Translations: We will acquire English, or Romance or Germanic language if English is unavailable, translations of vernacular works in the collection if they substantially enhance the collection.
Level 4 Research
Goal: To support faculty and graduate law student instruction and research on the topic, including research for dissertations, graduate papers, and independent scholarly research and writing.
Current Sources: To provide a strong foundation for current and future research needs, we collect all basic reference works, a wide selection of monographs, an extensive collection of journals, and a complete set of secondary source finding aids that support scholarly research.
Historical Sources: Older materials may be acquired if critical for historical research.
Translations: We will acquire English translations of major vernacular works in the collection.
Level 3 Instructional Support
Goal: To support instruction and basic research, but not necessarily adequate for intensive scholarly research.
Current Sources: To provide instructional support, we collect high-quality scholarly monographs, a strong selection of journals, and secondary source finding aids.
Historical Sources: There is a presumption against acquiring historical materials.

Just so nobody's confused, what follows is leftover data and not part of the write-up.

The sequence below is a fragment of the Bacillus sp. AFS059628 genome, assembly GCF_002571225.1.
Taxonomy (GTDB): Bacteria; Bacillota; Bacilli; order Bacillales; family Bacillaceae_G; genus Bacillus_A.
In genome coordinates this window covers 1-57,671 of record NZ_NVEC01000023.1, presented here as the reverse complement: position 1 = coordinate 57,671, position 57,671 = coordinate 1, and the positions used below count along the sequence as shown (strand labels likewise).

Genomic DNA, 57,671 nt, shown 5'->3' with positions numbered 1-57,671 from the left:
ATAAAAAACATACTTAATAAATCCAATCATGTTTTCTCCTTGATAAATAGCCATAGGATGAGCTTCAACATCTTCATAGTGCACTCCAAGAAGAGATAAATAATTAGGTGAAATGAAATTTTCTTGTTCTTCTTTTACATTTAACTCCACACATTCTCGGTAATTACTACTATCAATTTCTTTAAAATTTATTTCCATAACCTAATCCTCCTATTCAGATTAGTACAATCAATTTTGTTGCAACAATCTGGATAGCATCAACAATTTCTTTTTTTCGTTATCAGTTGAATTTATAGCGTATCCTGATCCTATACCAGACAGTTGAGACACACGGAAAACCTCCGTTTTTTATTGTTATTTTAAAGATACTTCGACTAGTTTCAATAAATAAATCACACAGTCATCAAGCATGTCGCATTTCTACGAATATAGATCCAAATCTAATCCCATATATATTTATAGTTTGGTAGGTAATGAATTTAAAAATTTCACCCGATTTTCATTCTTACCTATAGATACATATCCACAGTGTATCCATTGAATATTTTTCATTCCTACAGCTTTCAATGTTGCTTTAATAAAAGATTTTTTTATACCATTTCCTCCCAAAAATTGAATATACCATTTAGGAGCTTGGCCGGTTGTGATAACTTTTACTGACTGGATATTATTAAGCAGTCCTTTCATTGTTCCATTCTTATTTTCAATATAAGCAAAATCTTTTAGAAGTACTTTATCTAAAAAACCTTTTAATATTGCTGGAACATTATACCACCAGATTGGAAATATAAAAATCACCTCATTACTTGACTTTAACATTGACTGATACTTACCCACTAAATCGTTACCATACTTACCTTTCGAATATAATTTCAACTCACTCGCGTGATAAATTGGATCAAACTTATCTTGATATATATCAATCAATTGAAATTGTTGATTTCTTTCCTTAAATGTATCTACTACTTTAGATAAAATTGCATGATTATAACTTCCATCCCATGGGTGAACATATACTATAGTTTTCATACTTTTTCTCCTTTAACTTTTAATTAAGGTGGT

Translations: We will acquire English translations of major vernacular works in the collection only if the language is neither a Romance nor a Germanic language.
Level 2 Basic Information
Goal: To aid readers' immediate understanding of a subject and to introduce readers to the subject and the other available sources on that subject.
Current Sources: To meet this goal, we collect a limited number of major high-quality scholarly monographs and journals, supplemented by secondary source finding aids.
Historical Sources: There is a strong presumption against acquiring historical materials.
Translations: We prefer works in English for accessibility, but will select in the vernacular to collect the major works.
Level 1 Minimal
Goal: Not to collect works in this subject area unless specifically requested by the faculty to support the curriculum or to substantially enhance the collection.
Current Sources: When required for curricular support, we will collect the title requested or a similar work that meets the curricular goals. In all other cases we will collect individual comprehensive scholarly treatises on the topic.
Historical Sources: There is a very strong presumption against acquiring historical materials.
Translation: We will select the language based on the needs of the faculty member and students requesting and using the work.
Example of application of collecting levels to subjects for civil law countries from the University of Michigan Law Library Collection Development Policy:
Excerpt from Topic List Arranged Alphabetically
Accounting & the Law 
Administrative Law 
Admiralty (Int'l Sel.)
Agency Law 
Agriculture Law 
Air and Space Law (Int'l Sel.)
Alternative Dispute Res. 
Art Law 
Banking Law 
Bankruptcy Law 
Canon Law 
Children and the Law